DDR: The Perfect Storm

Since the end of the recession and around 2011, DDR has evolved the portfolio from smaller, lower-quality assets into larger-format prime power center properties. As of Q3-17, DDR owned 286 value-oriented shopping centers representing 97 million square feet in 33 states and Puerto Rico.

Summary

  • Puerto Rico debt is now trading at 25 cents on the dollar and is almost as cheap as my framed shares of Trump Casino stock.
  • I consider DDR a bargain based “on all metrics”.
  • I am initiating an entry position, and as disclosed, I am now a stakeholder in DDR.

A few years ago, I was a franchisee for Athlete’s Foot, and part of my franchise territory included Puerto Rico.

Why Puerto Rico?

Well, I also used to develop stores for Payless Shoes and I had heard that the shoe business was booming in Puerto Rico. Some of my friends at Payless would brag about the sales volume in stores located there.

Unfortunately, I was never able open a store there since Athlete’s Foot filed bankruptcy and I decided to turn in my sneakers for work shoes.

However, in hindsight, I guess all that glitters isn’t gold, since Payless more recently filed bankruptcy, shuttering roughly 400 stores, nearly all of them in the US. Now the chain is asking a bankruptcy judge if it can close another 400 locations, bringing the total to about 800 - or 20% of the 4,000 stores it operates.

The list includes three locations in Hawaii, 11 in Connecticut, 13 in Louisiana, 17 in Arizona, 17 in New Jersey, 18 in Michigan, 39 in Florida, and a whopping 117 stores in Texas and 132 in California. According to USA Today, Payless closed 13 stores in Puerto Rico.

But we all know that Puerto Rico has more problems than a few closed shoe stores.

Just over a month ago, Hurricane Maria made landfall in Puerto Rico ripping across the island, which was still reeling from damage inflicted by Hurricane Irma. The Category 4 hurricane left the island badly battered, knocking out its power - and it may take months for its electricity to come back online. But as Puerto Rico looks toward rebuilding, it will have to face a financial storm that everyone saw coming: its bankruptcy. As Fortune reports:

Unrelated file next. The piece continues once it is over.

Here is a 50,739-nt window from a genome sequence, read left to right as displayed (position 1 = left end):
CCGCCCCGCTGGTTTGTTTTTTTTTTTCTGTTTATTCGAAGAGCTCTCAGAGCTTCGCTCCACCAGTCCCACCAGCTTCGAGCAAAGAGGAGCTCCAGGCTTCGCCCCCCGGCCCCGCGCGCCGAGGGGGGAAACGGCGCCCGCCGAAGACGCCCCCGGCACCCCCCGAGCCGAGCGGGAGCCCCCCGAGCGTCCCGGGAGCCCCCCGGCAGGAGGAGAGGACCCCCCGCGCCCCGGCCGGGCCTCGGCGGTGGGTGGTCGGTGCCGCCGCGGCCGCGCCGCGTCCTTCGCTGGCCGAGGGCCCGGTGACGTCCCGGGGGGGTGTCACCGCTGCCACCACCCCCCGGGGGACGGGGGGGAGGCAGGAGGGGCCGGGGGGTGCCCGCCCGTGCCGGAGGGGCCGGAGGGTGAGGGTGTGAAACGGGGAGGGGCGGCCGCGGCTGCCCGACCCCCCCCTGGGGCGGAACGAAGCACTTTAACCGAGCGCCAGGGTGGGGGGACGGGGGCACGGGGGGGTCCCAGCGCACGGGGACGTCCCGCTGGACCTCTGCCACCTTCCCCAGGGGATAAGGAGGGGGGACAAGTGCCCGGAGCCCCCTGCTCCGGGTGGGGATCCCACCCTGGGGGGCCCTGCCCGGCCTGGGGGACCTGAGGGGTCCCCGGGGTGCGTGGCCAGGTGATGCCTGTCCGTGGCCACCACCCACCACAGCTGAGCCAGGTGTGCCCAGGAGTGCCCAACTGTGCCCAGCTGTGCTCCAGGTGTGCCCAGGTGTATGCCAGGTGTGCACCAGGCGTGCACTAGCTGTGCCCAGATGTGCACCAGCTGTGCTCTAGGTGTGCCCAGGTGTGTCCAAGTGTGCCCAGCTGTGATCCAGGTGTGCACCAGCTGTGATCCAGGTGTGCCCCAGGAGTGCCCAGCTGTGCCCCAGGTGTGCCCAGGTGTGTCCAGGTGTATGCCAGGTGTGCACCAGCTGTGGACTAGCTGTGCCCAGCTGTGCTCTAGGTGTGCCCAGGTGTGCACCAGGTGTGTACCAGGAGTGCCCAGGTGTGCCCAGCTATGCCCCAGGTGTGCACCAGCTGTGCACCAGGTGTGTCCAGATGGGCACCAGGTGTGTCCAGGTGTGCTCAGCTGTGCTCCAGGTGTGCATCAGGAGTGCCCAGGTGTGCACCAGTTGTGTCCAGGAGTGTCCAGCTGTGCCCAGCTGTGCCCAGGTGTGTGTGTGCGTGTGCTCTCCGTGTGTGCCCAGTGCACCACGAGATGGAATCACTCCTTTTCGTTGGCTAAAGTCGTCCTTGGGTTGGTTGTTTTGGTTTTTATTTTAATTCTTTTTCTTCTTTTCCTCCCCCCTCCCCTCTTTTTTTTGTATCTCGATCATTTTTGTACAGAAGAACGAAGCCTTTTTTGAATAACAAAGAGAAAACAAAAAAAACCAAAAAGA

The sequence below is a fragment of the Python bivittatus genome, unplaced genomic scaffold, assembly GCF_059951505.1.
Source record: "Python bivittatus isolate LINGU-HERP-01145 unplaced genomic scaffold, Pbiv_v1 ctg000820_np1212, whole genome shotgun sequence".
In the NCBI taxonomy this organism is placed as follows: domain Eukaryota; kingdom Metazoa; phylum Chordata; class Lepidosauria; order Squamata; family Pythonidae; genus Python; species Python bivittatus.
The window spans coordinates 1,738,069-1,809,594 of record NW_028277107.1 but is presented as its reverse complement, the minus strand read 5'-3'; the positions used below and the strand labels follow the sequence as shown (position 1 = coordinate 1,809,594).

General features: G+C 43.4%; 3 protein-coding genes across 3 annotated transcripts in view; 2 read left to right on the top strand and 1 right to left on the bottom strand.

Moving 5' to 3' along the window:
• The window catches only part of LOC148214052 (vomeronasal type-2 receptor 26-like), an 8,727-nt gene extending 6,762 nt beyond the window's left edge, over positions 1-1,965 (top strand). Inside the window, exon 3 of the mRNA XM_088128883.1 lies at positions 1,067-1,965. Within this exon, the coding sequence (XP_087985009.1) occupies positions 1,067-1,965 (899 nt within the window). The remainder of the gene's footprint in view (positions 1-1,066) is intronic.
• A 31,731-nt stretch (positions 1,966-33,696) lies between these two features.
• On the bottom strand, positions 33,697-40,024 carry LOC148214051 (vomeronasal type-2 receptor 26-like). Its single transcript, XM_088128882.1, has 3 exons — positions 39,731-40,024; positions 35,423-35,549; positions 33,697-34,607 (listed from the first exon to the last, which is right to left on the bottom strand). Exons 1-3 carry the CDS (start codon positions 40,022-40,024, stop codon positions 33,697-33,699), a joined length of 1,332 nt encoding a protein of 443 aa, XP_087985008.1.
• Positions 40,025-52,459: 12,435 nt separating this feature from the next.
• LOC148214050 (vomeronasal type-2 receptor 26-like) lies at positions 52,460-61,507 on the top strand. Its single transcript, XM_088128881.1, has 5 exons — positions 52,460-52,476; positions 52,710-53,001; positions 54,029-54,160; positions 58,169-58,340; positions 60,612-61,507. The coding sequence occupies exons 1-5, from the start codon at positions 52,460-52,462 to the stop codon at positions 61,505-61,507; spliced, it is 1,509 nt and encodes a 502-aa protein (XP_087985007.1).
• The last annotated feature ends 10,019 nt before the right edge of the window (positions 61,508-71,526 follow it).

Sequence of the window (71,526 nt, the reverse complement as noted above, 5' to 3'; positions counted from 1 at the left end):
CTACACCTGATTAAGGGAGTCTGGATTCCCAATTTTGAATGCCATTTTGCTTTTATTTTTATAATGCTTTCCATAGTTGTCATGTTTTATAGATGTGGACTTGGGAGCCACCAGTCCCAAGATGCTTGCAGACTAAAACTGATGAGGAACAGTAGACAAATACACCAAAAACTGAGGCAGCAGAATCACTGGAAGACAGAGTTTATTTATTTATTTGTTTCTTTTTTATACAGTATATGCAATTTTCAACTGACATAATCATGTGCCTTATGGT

“The reasons for Puerto Rico’s financial insolvency are complicated, but essentially the local government defaulted on $72 billion in bonds beginning August 2015. It tried to update its bankruptcy code to gain some flexibility, but the U.S. Supreme Court ruled its plan to restructure its public utilities’ debt violated federal law.”

After years looking for a solution the commonwealth filed for bankruptcy protection in May 2017, the day after its creditors filed a lawsuit looking to collect on the debt. Puerto Rico Electric Power Authority, one of its many agencies bogged down by debt load, itself filed for bankruptcy in July.

Puerto Rico has still not recovered from the recession and has amassed this debt while paying for basic services for the 3.5 million U.S. citizens who live there and now the electrical grid remains inoperable.

As Fortune explains:

“Puerto Rico is beginning to look like The Perfect Storm, which is the true story of how several storms combined to decimate the East Coast in 1991. Prospects for a turnaround seem sunk.”

Puerto Rico debt is now trading at 25 cents on the dollar and is almost as cheap as my framed shares of Trump Casino stock (yes, the frame is worth at least $5.00).

Significant Exposure in Puerto Rico

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